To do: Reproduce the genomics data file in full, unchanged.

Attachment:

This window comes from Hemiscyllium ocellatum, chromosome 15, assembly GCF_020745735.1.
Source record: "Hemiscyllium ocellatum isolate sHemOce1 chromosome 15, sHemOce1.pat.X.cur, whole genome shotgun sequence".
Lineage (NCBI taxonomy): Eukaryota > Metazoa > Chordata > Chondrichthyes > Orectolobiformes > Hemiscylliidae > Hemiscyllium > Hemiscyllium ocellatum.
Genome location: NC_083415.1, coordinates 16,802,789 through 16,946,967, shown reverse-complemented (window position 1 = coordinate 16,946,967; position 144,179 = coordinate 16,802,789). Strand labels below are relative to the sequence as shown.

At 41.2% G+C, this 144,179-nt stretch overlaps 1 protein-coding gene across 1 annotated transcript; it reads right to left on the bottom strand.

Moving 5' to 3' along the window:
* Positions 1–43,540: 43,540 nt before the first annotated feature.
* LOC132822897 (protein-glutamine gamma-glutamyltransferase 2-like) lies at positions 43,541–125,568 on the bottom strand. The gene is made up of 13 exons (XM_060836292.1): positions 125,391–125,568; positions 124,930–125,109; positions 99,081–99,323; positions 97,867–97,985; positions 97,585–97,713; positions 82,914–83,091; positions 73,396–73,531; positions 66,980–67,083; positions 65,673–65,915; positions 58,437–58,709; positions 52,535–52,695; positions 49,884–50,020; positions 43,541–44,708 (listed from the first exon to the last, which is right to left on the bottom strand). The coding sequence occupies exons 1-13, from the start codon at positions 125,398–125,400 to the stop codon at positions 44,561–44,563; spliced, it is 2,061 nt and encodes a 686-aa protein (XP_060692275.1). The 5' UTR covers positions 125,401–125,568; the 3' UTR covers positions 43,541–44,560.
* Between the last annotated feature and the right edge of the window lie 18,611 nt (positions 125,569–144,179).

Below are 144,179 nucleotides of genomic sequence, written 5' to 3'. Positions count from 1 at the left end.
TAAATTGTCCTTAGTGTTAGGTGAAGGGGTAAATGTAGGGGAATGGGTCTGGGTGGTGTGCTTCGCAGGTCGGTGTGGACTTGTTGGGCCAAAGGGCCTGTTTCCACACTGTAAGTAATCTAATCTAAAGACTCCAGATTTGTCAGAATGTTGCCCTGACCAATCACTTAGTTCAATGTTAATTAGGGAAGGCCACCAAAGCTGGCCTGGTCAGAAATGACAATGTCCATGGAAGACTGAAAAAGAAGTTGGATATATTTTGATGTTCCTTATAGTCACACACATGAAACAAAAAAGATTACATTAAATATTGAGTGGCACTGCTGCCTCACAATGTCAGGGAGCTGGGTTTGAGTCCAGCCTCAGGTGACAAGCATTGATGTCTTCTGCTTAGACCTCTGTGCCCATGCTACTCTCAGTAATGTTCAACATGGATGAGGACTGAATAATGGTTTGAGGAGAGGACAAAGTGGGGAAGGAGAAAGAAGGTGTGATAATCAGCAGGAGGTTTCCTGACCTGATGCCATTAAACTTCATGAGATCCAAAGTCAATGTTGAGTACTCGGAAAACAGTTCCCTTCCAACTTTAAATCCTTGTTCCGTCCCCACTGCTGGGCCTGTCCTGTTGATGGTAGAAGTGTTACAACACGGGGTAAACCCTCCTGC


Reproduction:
This window comes from Hemiscyllium ocellatum, chromosome 15, assembly GCF_020745735.1.
Source record: "Hemiscyllium ocellatum isolate sHemOce1 chromosome 15, sHemOce1.pat.X.cur, whole genome shotgun sequence".
Lineage (NCBI taxonomy): Eukaryota > Metazoa > Chordata > Chondrichthyes > Orectolobiformes > Hemiscylliidae > Hemiscyllium > Hemiscyllium ocellatum.
Genome location: NC_083415.1, coordinates 16,802,789 through 16,946,967, shown reverse-complemented (window position 1 = coordinate 16,946,967; position 144,179 = coordinate 16,802,789). Strand labels below are relative to the sequence as shown.

At 41.2% G+C, this 144,179-nt stretch overlaps 1 protein-coding gene across 1 annotated transcript; it reads right to left on the bottom strand.

Moving 5' to 3' along the window:
* Positions 1–43,540: 43,540 nt before the first annotated feature.
* LOC132822897 (protein-glutamine gamma-glutamyltransferase 2-like) lies at positions 43,541–125,568 on the bottom strand. The gene is made up of 13 exons (XM_060836292.1): positions 125,391–125,568; positions 124,930–125,109; positions 99,081–99,323; positions 97,867–97,985; positions 97,585–97,713; positions 82,914–83,091; positions 73,396–73,531; positions 66,980–67,083; positions 65,673–65,915; positions 58,437–58,709; positions 52,535–52,695; positions 49,884–50,020; positions 43,541–44,708 (listed from the first exon to the last, which is right to left on the bottom strand). The coding sequence occupies exons 1-13, from the start codon at positions 125,398–125,400 to the stop codon at positions 44,561–44,563; spliced, it is 2,061 nt and encodes a 686-aa protein (XP_060692275.1). The 5' UTR covers positions 125,401–125,568; the 3' UTR covers positions 43,541–44,560.
* Between the last annotated feature and the right edge of the window lie 18,611 nt (positions 125,569–144,179).

Below are 144,179 nucleotides of genomic sequence, written 5' to 3'. Positions count from 1 at the left end.
TAAATTGTCCTTAGTGTTAGGTGAAGGGGTAAATGTAGGGGAATGGGTCTGGGTGGTGTGCTTCGCAGGTCGGTGTGGACTTGTTGGGCCAAAGGGCCTGTTTCCACACTGTAAGTAATCTAATCTAAAGACTCCAGATTTGTCAGAATGTTGCCCTGACCAATCACTTAGTTCAATGTTAATTAGGGAAGGCCACCAAAGCTGGCCTGGTCAGAAATGACAATGTCCATGGAAGACTGAAAAAGAAGTTGGATATATTTTGATGTTCCTTATAGTCACACACATGAAACAAAAAAGATTACATTAAATATTGAGTGGCACTGCTGCCTCACAATGTCAGGGAGCTGGGTTTGAGTCCAGCCTCAGGTGACAAGCATTGATGTCTTCTGCTTAGACCTCTGTGCCCATGCTACTCTCAGTAATGTTCAACATGGATGAGGACTGAATAATGGTTTGAGGAGAGGACAAAGTGGGGAAGGAGAAAGAAGGTGTGATAATCAGCAGGAGGTTTCCTGACCTGATGCCATTAAACTTCATGAGATCCAAAGTCAATGTTGAGTACTCGGAAAACAGTTCCCTTCCAACTTTAAATCCTTGTTCCGTCCCCACTGCTGGGCCTGTCCTGTTGATGGTAGAAGTGTTACAACACGGGGTAAACCCTCCTGC